Groundhog Day, by Albert W. Vogt III

It would seem that The Legionnaire‘s audience is on a little bit of a Bill Murray kick lately. Fine by me. There are a few movies on my list that I have been dreading (read as avoiding). Hence, I look at films like Groundhog Day (1993) as taking a deep breath of air, some last gulps of life sustaining oxygen for when I dive into the . . . er, other stuff. I promise to keep an open mind, for what that statement is worth. As for today’s movie, perhaps unbelievably this was my second time seeing it, my first time being only last summer. To reiterate what I said in my review of What About Bob? (1991), I consider myself the most lukewarm of Bill Murray fans. And while I feel Groundhog Day is funnier than most, I still do not find it as hilarious so many others. Do not get me wrong, it is a solid movie with a clever premise. I just do not laugh at the jokes as much the legion of Murray supporters do.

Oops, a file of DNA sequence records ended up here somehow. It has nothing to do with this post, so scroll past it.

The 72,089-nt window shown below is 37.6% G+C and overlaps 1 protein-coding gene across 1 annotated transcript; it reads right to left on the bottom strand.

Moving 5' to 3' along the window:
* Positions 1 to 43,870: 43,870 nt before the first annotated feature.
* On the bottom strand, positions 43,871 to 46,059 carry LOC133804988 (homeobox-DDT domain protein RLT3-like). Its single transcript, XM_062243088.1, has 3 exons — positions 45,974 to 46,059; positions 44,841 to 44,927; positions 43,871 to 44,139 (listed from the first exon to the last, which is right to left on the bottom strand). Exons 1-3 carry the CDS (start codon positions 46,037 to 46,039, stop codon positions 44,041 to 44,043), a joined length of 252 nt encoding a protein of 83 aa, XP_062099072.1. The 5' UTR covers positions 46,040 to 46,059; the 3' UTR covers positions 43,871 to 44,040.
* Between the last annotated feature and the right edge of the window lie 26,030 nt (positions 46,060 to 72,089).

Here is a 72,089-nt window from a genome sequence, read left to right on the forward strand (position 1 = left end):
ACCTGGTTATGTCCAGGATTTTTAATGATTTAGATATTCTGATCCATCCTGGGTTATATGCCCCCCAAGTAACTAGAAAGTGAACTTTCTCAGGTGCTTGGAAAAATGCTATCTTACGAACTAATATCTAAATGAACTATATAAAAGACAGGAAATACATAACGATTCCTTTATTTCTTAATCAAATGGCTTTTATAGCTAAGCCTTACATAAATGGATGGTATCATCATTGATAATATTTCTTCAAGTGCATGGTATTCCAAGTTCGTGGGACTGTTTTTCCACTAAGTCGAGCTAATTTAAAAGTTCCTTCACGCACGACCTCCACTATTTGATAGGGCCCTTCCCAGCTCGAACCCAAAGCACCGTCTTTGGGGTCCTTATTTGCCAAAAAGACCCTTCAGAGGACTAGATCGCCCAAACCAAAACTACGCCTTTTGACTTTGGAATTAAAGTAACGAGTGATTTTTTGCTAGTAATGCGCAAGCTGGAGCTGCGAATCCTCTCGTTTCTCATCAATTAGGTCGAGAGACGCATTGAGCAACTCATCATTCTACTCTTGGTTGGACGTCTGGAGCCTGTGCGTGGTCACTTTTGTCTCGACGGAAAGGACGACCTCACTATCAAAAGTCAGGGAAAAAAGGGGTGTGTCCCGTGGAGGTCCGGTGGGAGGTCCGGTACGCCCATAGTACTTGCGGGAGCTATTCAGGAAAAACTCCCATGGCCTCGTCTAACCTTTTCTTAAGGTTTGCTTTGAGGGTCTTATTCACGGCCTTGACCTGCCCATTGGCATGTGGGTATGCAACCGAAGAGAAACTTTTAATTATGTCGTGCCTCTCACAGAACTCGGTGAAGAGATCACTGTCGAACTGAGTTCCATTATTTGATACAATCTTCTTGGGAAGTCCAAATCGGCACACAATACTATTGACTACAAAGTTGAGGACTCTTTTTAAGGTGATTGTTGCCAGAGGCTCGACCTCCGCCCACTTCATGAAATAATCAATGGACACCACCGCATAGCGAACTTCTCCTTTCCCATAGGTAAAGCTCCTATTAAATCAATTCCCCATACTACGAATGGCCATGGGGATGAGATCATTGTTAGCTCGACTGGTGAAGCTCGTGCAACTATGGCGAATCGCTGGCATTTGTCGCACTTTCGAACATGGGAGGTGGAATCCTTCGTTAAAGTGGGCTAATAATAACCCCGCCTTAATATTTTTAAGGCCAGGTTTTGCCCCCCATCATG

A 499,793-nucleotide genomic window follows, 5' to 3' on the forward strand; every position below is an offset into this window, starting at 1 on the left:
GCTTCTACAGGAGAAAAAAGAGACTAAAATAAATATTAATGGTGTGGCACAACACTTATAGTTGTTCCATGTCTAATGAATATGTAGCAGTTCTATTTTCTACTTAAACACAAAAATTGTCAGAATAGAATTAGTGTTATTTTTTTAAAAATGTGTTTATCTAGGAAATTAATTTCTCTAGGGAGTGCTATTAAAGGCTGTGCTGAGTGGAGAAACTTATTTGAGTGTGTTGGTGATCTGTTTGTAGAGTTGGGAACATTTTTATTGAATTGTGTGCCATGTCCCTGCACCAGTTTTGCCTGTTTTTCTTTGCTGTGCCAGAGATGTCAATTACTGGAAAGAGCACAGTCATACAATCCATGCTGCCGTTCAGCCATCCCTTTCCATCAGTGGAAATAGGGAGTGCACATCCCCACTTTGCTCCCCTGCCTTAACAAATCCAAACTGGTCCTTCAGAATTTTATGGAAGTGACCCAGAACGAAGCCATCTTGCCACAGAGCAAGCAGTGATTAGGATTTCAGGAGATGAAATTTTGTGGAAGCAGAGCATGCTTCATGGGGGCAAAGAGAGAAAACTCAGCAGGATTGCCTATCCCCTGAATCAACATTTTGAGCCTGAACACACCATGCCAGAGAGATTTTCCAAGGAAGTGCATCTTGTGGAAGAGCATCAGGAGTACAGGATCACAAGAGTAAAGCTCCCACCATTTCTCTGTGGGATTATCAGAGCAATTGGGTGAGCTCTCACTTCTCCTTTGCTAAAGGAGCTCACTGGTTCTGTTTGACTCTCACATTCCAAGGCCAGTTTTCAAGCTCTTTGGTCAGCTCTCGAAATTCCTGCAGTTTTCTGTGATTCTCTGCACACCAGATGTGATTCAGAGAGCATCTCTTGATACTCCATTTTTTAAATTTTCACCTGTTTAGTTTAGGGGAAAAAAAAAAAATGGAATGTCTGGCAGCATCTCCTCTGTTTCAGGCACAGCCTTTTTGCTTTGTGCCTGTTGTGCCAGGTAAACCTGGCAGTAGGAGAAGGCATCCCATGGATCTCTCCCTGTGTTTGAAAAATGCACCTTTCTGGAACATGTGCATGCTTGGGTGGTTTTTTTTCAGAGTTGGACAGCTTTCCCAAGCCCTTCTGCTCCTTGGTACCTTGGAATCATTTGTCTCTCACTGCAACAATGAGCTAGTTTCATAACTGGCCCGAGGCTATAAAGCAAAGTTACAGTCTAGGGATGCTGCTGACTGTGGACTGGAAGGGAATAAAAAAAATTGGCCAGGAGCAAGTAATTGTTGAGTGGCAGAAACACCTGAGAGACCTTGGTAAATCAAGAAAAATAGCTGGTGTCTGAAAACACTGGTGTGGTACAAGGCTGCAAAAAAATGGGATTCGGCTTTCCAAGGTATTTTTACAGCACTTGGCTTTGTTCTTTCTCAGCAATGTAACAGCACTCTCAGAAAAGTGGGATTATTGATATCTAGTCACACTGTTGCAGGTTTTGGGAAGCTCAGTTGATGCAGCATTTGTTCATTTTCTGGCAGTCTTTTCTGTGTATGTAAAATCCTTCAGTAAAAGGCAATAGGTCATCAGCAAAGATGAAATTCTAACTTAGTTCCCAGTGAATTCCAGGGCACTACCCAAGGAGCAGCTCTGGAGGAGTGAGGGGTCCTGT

In Groundhog Day, Phil Connors (Bill Murray) is a vain weatherman working for a local news channel in Pittsburgh, Pennsylvania. He has his ambitions set on moving up to national broadcasting, and he considers most of those he works with as beneath him. This is particular true when, for the sixth year in a row, he is sent with his cameraman Larry (Chris Elliott) and new producer Rita Hanson (Andie MacDowell) to Punxsutawney to cover the Groundhog Day festivities. After waking up, getting to the site where Punxsutawney Phil (the famous groundhog) emerges, and shooting his piece, they attempt to return to Pittsburgh. And not a moment too soon for the human Phil as he despises the small town. What prevents this trip and forces them to return is a blizzard that he had predicted would miss the area. After a desperate evening of trying to find something to do, Phil goes to bed . . . and awakens to Groundhog Day, February 2nd, all over again. This slowly dawns on him as he goes about the same activities he had already done seemingly the day before this one. It also turns out not to be fluke either as he makes it through that day, only to fall asleep and awaken at the same time and on February 2nd once more. This happens repeatedly, and we see him go through different stages of acceptance that something truly bizarre is going on. The central question he asks himself early on is what would you do if you were stuck in one place and nothing you ever did mattered? His first thought is that there were no consequences. As such, he embarks on a spree of drinking and driving, sexual conquests, and robbing of an armored truck. He next turns his attentions to wooing Rita, his sole intention at this point being to get into bed with her. Because that is not truly in her character, despite meticulously, day-by repeated-day learning something new about her and telling her that these are things he is into, his attempts to have sex with her prove unsuccessful and always end in him getting slapped. This triggers his next phase, as it truly seems to him that nothing he does ever matters, and that is suicide. However, even death cannot break the cycle because each time he wakes up on February 2nd at 6:00 am to the sweet sounds of “I’ve Got You Babe,” by Sonny & Cher. Once he finally realizes there is no escape, he decides to discuss everything that is going on with him with Rita, asking for her help. Doing so reveals to him that there is more to life than the trite pursuits that he had been filling his rerun days with for so long. He then begins to do right by what appears to be everyone in town. He saves a kid who falls from a tree. He performs the Heimlich maneuver on a man in a restaurant. He replaces a flat tire for a couple of old ladies. Perhaps the most poignant of these moments is the help he gives to an old homeless man (Les Podewell) who subsequently dies (more on that later). These all come to a head when Rita catches up with him at a Groundhog Day celebration in the town hall, and they all come up to him thanking him for his deeds as he and Rita try to dance together. Phil is already in love with her, having spent so many days getting to know her. For Rita, she needed to see that he was not the crass individual she initially thought, and she falls in love with him. This is seemingly what is needed to release Phil from his curse for when they fall asleep together (sex does not seem to be implied), they awaken to February 3rd. Hurray (Murray?) for happy endings!